Beyond Shrooms: Oregon Activists Launch Campaign to Decriminalize All Drugs
The proposed measure would also use weed tax revenue to expand access to drug treatment, recovery, and harm reduction services, as well as decriminalize minor drug possession.
Published on March 2, 2020

Oregon drug reform advocates have just started collecting signatures for a ballot campaign that would decriminalize minor possession of any drug while vastly expanding the number of addiction treatment centers in the state.

The proposed ballot measure, officially titled the “Drug Addiction Treatment and Recovery Act,” or Initiative Petition 44 (IP44), was created to “establish a more humane and effective approach to drugs,” according to Marijuana Moment. The proposal would create new addiction recovery centers, offering evidence-based treatment and peer-supported recovery services. Transitional housing for substance abusers as well as harm reduction interventions, including drug education and outreach, is also a part of this plan.

Rather than creating new taxes to fund these programs, the proposal suggests tapping into the state's surplus of legal cannabis sales tax revenue. The proposal would dedicate all weed tax revenue in excess of $45 million a year to fund these new drug treatment options. 

The campaign explains that out of all US states, Oregon is basically in last place when it comes to providing access to drug addiction treatment. But if the measure succeeds, the state's estimated $145 million in annual weed tax revenue would generate $100 million in drug treatment funding — increasing the state's public expenditures for substance abuse by 395 percent.

IP44 would also decriminalize the possession of small, personal-use amounts of any illegal drug. The campaign makes it clear that the proposal would not legalize any drugs, and felony charges for manufacturing or selling illegal drugs would remain in effect. Laws against drug-impaired driving and other drug-related crimes would also remain unchanged. 

If the initiative passes, individuals busted for personal-use possession will receive a civil fine of up to $100, with no jail time, rather than being charged with a misdemeanor that will remain on their criminal record for life. An individual could also have this fine waived by checking themselves into one of the new addiction recovery centers that would be created by the program.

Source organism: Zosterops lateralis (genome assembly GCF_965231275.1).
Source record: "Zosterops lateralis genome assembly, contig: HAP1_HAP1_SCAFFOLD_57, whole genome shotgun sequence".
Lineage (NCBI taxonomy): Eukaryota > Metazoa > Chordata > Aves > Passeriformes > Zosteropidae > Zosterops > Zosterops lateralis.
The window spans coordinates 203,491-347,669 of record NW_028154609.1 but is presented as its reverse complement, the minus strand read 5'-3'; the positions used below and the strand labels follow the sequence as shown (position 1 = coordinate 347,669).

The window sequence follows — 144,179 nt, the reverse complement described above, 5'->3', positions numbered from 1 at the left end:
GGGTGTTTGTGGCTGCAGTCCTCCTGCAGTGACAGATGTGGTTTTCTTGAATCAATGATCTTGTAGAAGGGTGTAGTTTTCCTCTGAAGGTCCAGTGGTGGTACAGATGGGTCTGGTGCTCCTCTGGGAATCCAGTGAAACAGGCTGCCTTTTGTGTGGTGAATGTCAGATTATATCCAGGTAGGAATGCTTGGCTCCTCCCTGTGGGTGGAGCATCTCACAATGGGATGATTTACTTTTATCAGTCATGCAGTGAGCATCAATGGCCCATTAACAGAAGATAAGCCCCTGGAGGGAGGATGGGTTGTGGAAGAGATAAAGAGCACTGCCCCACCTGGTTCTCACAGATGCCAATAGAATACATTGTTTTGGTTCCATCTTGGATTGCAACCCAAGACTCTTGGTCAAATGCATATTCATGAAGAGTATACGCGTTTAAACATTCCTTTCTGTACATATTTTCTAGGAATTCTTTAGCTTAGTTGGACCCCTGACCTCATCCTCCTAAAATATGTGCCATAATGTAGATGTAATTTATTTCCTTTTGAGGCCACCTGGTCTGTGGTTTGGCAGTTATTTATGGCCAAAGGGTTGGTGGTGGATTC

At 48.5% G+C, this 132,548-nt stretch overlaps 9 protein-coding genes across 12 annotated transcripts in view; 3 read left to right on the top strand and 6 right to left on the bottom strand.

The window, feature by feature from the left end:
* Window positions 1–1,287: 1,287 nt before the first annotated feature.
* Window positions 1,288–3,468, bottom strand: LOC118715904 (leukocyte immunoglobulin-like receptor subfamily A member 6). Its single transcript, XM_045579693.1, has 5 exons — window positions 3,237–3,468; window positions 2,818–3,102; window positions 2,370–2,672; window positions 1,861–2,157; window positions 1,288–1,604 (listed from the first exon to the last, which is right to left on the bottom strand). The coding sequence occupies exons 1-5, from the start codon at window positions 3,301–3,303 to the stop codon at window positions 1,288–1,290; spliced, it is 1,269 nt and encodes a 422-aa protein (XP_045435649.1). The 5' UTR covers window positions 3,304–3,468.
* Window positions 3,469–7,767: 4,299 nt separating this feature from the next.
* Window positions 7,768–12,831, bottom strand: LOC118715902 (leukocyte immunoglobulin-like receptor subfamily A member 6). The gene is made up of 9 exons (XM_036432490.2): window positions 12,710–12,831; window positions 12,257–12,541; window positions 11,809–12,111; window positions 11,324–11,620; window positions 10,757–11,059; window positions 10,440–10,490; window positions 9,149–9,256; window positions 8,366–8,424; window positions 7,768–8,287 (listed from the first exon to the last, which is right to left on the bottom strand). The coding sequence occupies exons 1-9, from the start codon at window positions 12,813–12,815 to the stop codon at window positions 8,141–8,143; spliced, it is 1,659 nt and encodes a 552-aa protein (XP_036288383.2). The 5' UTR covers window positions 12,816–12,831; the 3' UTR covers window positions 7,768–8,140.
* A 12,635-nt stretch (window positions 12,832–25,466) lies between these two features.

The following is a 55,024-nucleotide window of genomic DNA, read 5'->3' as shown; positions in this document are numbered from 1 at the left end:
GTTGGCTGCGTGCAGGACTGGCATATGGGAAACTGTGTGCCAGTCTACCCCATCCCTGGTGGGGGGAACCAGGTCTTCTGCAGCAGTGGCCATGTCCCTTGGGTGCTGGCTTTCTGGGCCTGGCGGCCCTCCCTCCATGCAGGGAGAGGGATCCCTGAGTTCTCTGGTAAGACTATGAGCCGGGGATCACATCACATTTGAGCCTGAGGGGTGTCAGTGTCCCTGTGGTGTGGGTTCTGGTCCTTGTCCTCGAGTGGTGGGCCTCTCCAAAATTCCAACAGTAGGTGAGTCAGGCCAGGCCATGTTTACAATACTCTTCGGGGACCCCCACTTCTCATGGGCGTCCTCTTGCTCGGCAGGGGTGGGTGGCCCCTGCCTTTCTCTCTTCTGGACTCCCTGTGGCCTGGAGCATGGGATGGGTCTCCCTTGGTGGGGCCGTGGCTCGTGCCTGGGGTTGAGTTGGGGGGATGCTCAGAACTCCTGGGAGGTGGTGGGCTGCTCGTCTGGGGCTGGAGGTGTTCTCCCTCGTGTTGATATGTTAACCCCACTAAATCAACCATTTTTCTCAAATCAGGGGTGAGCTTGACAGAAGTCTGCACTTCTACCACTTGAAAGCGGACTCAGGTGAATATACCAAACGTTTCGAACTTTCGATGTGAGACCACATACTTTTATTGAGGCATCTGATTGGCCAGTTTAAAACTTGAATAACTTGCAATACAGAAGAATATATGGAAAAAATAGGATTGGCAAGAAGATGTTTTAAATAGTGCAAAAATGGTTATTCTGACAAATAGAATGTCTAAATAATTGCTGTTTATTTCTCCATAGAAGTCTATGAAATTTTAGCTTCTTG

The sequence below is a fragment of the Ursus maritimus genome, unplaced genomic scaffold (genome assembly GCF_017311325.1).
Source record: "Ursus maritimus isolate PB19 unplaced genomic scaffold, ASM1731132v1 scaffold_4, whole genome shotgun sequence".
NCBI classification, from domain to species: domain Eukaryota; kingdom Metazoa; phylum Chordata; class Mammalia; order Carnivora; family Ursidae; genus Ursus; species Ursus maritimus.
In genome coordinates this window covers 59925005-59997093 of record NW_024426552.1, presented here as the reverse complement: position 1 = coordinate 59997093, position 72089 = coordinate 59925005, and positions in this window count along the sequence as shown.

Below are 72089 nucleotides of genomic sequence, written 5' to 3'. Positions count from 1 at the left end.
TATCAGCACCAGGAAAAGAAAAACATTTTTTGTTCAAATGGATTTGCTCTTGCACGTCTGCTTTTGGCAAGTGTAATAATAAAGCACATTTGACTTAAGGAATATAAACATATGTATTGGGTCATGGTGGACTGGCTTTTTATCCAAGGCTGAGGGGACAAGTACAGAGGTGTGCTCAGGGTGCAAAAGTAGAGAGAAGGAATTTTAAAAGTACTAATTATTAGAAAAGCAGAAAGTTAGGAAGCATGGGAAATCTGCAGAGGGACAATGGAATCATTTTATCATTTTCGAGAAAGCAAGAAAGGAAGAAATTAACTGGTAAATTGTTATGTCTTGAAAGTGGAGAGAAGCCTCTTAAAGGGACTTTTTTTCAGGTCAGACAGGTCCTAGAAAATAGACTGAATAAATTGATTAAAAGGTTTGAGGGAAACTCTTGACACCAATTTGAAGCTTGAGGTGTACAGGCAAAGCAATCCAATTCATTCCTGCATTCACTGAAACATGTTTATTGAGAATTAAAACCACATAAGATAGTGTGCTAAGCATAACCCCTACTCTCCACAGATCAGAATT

The campaign notes that state cops arrest 8,600 Oregonians for drugs every year, amounting to one arrest per hour. Enforcement of drug prohibition laws takes up a massive amount of police time and resources, which could be refocused on tackling serious crimes, like locating missing children or solving murder cases.

Advocates filed the initial version of this ballot back in September and collected enough signatures to ensure that there was enough public support to potentially back the measure. Now, the campaign has begun in earnest, and as of last Friday, petitioners have already collected 48,471 signatures. In order to place the measure on this year's ballot, petitioners will need to collect a total of 112,020 signatures, each of which must be verified by state authorities.

Another advocacy group in Oregon launched PSI2020, a ballot measure that would fully legalize the use of psilocybin mushrooms for therapists only. Unlike fellow activists in Oakland, who are working toward creating a licensed and regulated legal psychedelics market, PSI2020 would not legalize the sales of psilocybin mushrooms. Rather, the measure would allow licensed facilities to administer the entheogen for psilocybin-assisted psychotherapy. This campaign has only collected 38,805 signatures so far, however.

Chris Moore
Chris Moore is a New York-based writer who has written for Mass Appeal while also mixing records and producing electronic music.
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